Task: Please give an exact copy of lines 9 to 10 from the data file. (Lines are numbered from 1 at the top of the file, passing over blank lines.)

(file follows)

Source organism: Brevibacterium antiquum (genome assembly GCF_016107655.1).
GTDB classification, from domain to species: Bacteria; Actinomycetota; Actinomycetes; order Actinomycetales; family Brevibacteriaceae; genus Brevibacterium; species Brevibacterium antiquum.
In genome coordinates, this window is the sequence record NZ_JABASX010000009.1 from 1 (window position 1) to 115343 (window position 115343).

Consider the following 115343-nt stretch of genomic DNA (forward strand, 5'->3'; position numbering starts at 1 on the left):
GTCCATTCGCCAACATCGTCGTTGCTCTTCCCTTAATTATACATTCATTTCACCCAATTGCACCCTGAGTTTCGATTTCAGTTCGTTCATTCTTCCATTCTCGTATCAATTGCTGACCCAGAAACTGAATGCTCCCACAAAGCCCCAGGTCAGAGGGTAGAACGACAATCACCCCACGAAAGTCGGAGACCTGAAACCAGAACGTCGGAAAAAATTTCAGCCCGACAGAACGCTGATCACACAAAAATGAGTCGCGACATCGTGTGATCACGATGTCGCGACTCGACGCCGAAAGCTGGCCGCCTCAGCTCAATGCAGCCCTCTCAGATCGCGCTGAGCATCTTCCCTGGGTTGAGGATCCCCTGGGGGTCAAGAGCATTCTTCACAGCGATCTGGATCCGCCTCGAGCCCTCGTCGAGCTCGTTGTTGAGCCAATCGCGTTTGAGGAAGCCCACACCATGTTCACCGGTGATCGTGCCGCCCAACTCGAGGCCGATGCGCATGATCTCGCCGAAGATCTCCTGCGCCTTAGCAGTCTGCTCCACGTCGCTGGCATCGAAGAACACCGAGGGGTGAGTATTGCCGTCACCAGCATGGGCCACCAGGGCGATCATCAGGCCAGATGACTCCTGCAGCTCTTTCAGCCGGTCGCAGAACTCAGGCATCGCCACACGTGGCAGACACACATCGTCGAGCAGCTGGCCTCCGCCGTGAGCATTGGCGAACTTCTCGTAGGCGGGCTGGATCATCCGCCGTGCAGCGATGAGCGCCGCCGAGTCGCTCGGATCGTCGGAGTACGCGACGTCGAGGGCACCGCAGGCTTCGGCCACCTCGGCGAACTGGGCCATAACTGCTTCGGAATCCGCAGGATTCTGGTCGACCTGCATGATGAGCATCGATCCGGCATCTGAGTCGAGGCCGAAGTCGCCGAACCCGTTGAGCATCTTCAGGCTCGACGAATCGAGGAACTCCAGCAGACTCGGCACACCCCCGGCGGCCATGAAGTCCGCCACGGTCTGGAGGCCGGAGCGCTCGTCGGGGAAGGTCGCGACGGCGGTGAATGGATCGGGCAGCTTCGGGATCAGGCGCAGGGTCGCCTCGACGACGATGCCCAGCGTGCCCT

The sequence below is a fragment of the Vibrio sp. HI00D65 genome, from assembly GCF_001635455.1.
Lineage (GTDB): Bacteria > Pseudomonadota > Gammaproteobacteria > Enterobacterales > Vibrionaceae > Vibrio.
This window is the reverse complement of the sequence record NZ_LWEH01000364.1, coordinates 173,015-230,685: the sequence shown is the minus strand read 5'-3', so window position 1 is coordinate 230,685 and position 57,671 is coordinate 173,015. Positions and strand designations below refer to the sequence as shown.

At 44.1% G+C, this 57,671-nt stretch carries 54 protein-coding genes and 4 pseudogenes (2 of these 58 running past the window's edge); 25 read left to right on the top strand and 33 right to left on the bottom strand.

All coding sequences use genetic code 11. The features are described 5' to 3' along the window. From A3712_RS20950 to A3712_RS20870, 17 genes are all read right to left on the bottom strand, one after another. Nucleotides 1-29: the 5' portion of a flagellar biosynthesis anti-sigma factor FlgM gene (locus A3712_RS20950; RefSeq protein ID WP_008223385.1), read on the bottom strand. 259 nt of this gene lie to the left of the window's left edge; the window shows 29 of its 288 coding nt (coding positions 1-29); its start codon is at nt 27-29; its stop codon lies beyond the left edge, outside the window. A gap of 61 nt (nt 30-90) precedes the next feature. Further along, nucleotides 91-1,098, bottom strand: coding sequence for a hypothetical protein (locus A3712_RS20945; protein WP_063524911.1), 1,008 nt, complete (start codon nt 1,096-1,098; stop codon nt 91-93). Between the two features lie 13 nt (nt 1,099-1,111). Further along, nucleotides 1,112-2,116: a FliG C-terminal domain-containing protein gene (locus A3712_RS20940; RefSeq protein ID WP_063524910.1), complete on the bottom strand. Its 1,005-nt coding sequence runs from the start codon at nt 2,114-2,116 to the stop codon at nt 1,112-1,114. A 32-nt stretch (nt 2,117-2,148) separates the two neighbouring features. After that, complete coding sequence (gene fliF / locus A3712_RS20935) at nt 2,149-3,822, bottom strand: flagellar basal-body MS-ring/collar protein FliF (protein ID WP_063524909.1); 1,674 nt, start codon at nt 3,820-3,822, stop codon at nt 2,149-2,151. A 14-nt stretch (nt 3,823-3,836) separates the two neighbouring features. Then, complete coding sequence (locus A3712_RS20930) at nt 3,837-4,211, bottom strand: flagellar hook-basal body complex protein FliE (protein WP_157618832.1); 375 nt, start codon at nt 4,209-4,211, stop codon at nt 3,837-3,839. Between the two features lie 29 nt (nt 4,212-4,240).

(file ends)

At 44.1% G+C, this 57,671-nt stretch carries 54 protein-coding genes and 4 pseudogenes (2 of these 58 running past the window's edge); 25 read left to right on the top strand and 33 right to left on the bottom strand.

All coding sequences use genetic code 11. The features are described 5' to 3' along the window. From A3712_RS20950 to A3712_RS20870, 17 genes are all read right to left on the bottom strand, one after another. Nucleotides 1-29: the 5' portion of a flagellar biosynthesis anti-sigma factor FlgM gene (locus A3712_RS20950; RefSeq protein ID WP_008223385.1), read on the bottom strand. 259 nt of this gene lie to the left of the window's left edge; the window shows 29 of its 288 coding nt (coding positions 1-29); its start codon is at nt 27-29; its stop codon lies beyond the left edge, outside the window. A gap of 61 nt (nt 30-90) precedes the next feature. Further along, nucleotides 91-1,098, bottom strand: coding sequence for a hypothetical protein (locus A3712_RS20945; protein WP_063524911.1), 1,008 nt, complete (start codon nt 1,096-1,098; stop codon nt 91-93). Between the two features lie 13 nt (nt 1,099-1,111). Further along, nucleotides 1,112-2,116: a FliG C-terminal domain-containing protein gene (locus A3712_RS20940; RefSeq protein ID WP_063524910.1), complete on the bottom strand. Its 1,005-nt coding sequence runs from the start codon at nt 2,114-2,116 to the stop codon at nt 1,112-1,114. A 32-nt stretch (nt 2,117-2,148) separates the two neighbouring features. After that, complete coding sequence (gene fliF / locus A3712_RS20935) at nt 2,149-3,822, bottom strand: flagellar basal-body MS-ring/collar protein FliF (protein ID WP_063524909.1); 1,674 nt, start codon at nt 3,820-3,822, stop codon at nt 2,149-2,151. A 14-nt stretch (nt 3,823-3,836) separates the two neighbouring features. Then, complete coding sequence (locus A3712_RS20930) at nt 3,837-4,211, bottom strand: flagellar hook-basal body complex protein FliE (protein WP_157618832.1); 375 nt, start codon at nt 4,209-4,211, stop codon at nt 3,837-3,839. Between the two features lie 29 nt (nt 4,212-4,240).